In contrast, Portugal may be winning the war on drugs — by ending it. Today, the Health Ministry estimates that only about 25,000 Portuguese use heroin, down from 100,000 when the policy began.

The number of Portuguese dying from overdoses plunged more than 85 percent before rising a bit in the aftermath of the European economic crisis of recent years. Even so, Portugal’s drug mortality rate is the lowest in Western Europe — one-tenth the rate of Britain or Denmark — and about one-fiftieth the latest number for the U.S.”


David Lindsay

Hamden, CT

Hooray and hallelujah! Thank you Nicholas Kristof for an excellent reporting on a magnificent story. Some of us have been arguing for decriminalization and legalization for over thirty years. Our arguments have fallen on the rocks of doubt. Even my cousin George, like Nicholas, worried for decades that the idea was bad, because logically, the death rate might rise before it fell, and be therefore politically unpopular, maybe even wrong.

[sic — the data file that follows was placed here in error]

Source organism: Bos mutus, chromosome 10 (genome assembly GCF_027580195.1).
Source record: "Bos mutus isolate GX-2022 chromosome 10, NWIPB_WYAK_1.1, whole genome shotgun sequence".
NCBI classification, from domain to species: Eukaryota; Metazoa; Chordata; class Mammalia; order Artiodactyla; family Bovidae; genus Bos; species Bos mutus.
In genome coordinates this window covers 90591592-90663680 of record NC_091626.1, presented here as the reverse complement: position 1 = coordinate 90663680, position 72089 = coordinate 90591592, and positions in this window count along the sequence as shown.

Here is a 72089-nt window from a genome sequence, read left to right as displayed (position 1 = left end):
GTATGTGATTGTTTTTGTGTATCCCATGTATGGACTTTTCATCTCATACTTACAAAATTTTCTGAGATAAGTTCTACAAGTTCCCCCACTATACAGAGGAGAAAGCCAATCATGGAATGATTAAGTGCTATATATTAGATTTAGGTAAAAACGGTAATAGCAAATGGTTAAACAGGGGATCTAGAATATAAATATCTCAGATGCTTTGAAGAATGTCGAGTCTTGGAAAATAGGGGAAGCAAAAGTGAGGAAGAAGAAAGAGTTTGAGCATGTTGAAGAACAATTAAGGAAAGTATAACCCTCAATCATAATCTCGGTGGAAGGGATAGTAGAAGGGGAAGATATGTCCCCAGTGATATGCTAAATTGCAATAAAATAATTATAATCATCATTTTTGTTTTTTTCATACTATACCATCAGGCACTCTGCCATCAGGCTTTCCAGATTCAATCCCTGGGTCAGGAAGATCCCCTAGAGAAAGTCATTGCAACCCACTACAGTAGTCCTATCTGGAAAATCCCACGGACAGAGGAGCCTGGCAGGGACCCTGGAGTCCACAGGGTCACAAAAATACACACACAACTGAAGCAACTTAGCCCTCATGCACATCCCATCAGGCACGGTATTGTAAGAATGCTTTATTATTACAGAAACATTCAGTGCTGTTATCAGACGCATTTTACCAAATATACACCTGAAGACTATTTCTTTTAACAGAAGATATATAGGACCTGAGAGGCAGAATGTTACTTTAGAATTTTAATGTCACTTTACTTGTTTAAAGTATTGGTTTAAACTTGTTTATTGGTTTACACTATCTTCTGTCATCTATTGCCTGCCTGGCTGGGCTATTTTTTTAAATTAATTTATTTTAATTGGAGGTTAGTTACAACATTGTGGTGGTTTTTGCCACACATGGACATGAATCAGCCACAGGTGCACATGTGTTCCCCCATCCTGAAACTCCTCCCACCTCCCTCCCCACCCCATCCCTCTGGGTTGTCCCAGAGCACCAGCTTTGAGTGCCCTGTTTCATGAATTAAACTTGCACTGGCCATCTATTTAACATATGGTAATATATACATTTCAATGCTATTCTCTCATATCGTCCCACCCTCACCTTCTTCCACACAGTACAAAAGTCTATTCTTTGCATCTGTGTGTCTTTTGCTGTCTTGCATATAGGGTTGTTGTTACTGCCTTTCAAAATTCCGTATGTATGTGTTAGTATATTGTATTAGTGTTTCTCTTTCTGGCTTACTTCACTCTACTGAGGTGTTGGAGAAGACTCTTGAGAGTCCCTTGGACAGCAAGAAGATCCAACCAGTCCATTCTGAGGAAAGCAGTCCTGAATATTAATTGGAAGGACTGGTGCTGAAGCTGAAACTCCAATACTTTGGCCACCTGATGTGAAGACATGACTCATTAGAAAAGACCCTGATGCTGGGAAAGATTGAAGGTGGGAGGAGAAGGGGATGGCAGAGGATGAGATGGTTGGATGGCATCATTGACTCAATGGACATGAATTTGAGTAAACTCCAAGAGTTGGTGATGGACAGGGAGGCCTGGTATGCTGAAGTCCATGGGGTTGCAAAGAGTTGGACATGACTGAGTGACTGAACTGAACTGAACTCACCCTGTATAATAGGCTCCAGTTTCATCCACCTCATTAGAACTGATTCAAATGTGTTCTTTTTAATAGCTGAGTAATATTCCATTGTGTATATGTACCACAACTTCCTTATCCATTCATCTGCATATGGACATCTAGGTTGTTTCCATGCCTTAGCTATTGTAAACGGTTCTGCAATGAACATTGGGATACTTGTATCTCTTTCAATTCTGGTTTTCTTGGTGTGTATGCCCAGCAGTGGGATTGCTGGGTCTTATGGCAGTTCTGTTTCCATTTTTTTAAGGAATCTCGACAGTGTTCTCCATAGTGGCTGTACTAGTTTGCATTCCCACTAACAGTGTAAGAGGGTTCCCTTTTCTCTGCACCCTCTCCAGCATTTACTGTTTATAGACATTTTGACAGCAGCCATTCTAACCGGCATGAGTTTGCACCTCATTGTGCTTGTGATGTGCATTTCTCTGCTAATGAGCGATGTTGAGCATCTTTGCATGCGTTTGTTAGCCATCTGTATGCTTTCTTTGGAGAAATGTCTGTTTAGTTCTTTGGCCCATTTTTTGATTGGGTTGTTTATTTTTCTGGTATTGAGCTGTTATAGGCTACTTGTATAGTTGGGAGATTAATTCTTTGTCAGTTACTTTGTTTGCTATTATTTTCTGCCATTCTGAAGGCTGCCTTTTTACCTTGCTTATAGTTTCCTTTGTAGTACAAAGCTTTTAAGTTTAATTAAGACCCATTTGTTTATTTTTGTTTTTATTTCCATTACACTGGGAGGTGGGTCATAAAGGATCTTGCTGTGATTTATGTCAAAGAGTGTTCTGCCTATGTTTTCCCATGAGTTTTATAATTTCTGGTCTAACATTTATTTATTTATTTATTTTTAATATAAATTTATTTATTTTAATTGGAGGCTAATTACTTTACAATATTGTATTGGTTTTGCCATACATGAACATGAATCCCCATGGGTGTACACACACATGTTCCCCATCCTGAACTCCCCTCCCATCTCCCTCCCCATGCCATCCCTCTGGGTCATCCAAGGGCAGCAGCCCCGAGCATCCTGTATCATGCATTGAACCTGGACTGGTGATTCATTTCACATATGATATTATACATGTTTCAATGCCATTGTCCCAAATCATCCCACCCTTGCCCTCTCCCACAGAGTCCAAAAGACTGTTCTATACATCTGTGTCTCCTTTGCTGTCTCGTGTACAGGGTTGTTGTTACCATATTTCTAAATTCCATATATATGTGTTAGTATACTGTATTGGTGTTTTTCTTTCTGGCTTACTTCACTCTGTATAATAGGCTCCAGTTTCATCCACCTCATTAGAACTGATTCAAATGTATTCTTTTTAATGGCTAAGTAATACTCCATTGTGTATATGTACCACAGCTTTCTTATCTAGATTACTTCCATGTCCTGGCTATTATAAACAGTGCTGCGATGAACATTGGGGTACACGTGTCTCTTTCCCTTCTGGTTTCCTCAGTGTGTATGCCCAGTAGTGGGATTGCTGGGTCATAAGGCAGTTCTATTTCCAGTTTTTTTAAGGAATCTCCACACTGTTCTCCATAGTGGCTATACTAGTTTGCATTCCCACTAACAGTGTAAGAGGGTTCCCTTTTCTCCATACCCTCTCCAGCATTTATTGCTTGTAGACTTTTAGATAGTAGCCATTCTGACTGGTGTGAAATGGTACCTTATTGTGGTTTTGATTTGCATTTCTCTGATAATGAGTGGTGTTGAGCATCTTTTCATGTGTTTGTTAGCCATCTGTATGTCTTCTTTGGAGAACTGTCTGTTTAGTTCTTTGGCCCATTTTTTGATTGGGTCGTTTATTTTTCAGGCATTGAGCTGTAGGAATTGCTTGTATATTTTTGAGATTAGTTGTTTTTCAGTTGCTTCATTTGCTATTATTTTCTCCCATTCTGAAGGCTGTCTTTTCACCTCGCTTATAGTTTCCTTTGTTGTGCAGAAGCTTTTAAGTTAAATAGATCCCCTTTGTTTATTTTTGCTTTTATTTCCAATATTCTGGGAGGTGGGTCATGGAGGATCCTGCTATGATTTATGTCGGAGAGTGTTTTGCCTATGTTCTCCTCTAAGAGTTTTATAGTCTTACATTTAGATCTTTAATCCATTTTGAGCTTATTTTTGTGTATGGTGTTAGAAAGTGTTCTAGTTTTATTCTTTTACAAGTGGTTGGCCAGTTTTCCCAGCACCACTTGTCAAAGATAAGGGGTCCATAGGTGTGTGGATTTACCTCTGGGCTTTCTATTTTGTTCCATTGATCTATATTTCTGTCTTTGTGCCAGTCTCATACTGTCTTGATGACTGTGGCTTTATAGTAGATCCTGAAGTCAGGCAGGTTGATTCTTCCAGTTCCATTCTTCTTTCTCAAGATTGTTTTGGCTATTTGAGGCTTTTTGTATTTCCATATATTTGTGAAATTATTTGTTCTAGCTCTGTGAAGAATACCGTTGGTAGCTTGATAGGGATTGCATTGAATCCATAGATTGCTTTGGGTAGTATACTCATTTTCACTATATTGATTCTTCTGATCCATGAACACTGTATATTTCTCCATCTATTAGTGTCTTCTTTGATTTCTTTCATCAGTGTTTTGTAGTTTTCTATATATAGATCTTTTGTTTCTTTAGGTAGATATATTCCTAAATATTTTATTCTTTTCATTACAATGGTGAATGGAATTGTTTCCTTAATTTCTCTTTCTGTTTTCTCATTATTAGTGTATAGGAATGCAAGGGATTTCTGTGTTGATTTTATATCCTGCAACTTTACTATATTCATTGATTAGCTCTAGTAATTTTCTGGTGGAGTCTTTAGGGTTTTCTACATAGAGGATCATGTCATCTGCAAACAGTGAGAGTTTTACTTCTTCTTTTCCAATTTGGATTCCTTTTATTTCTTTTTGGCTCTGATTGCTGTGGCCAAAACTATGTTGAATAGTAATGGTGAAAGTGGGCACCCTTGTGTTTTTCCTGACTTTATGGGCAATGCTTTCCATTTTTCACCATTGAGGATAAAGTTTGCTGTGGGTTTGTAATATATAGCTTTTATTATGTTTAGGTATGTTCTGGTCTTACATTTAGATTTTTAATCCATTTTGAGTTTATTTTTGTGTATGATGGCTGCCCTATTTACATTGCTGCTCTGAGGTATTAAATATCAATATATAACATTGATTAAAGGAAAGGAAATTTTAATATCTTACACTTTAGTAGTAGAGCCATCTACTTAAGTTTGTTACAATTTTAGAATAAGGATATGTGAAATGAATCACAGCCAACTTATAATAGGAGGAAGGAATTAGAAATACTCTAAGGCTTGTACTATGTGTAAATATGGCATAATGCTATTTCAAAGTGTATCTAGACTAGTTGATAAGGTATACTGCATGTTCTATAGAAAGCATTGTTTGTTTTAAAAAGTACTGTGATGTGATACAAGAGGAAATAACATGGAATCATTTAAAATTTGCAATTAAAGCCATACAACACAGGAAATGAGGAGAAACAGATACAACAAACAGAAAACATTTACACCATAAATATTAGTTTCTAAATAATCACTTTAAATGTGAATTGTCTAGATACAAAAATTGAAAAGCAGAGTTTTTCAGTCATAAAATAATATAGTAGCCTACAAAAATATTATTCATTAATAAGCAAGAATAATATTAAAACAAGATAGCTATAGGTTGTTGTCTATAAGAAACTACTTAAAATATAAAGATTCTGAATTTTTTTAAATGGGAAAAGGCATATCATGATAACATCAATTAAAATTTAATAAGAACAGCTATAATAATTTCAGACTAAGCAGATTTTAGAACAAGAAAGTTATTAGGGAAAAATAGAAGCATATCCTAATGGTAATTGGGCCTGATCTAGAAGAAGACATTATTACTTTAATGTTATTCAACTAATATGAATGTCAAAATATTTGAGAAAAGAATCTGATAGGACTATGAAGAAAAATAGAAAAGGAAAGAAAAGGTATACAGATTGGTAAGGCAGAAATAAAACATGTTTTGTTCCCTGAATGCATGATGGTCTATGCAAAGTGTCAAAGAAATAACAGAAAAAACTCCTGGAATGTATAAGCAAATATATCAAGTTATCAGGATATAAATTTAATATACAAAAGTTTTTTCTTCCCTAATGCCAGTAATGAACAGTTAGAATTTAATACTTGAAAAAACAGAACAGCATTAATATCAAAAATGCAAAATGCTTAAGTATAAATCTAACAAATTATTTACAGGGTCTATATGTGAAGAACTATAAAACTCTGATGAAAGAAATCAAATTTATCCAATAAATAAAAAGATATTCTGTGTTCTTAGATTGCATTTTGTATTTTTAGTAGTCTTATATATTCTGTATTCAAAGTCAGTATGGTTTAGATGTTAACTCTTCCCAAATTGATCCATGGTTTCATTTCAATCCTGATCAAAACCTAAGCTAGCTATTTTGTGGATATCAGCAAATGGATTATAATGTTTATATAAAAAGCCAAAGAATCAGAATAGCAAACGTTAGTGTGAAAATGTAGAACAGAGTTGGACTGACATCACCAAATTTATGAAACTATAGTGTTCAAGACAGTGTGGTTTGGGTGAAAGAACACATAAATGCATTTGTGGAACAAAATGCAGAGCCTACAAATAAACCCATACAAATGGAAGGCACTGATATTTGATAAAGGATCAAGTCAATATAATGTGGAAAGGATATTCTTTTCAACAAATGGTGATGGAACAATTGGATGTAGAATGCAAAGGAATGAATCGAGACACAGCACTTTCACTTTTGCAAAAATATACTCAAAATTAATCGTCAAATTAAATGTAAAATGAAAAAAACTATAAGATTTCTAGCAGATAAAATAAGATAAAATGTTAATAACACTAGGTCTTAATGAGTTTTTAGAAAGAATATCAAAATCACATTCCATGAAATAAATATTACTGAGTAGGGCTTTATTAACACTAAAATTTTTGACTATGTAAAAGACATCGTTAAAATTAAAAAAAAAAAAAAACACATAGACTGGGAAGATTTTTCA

But the data from Portugal is game changing. It is irrefutable proof that the US war on drugs is a miserable failure compared to the Portuguese model, half-baked as it is. It still has the most important components, decriminalization for users, and a massive public health initiative to help people who are sick with the disease of addiction. And behold, it costs roughly 5% of what our complete failure of a policy costs. “$10 per citizen per year” (in Portugal), versus “$10,000 per household over a decade” in the US.

I have for years argued that the statistics and history of legalizing alcohol, after the end of prohibition, prove that legalization of addictive drugs will reduce crime, and deaths, and the destabilization of governments, especially if partnered with a Marshall plan to help addicts get off their addiction, or learn to maintain it safely. In this report of the Portuguese model, one paragraph after another, is proof of of the argument.

Meet the World’s Leaders-  in Hypocrisy – by Nicholas Kristof – NYT